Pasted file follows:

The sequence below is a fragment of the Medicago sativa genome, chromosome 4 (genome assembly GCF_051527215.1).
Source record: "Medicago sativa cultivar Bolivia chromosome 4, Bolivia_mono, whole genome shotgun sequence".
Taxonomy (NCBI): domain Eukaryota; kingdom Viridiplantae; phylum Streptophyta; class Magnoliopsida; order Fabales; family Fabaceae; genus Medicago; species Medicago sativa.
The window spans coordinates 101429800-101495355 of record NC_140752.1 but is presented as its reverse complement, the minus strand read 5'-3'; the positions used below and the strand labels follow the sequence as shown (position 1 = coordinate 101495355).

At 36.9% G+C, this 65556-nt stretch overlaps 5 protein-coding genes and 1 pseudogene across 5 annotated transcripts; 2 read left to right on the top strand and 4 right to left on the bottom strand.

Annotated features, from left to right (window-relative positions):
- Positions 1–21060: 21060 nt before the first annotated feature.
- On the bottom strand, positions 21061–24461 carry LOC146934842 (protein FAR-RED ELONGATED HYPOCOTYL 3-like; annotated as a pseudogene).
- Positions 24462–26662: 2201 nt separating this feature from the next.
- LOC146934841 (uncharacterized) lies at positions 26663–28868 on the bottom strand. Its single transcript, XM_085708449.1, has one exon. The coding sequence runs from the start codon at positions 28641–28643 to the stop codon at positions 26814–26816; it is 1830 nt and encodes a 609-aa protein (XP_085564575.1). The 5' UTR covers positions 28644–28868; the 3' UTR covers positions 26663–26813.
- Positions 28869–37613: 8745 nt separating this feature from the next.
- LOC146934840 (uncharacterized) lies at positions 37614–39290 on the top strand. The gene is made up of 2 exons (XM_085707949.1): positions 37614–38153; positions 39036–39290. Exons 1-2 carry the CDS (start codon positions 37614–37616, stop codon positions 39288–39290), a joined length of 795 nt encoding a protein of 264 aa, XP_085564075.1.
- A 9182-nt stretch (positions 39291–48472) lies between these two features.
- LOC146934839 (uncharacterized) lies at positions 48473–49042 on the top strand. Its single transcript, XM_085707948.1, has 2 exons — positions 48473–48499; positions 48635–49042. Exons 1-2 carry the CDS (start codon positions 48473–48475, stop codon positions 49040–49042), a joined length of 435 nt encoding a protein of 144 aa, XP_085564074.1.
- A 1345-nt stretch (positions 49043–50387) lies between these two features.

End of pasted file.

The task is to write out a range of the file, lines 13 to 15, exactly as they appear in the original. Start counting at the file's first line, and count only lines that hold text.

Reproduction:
- A 9182-nt stretch (positions 39291–48472) lies between these two features.
- LOC146934839 (uncharacterized) lies at positions 48473–49042 on the top strand. Its single transcript, XM_085707948.1, has 2 exons — positions 48473–48499; positions 48635–49042. Exons 1-2 carry the CDS (start codon positions 48473–48475, stop codon positions 49040–49042), a joined length of 435 nt encoding a protein of 144 aa, XP_085564074.1.
- A 1345-nt stretch (positions 49043–50387) lies between these two features.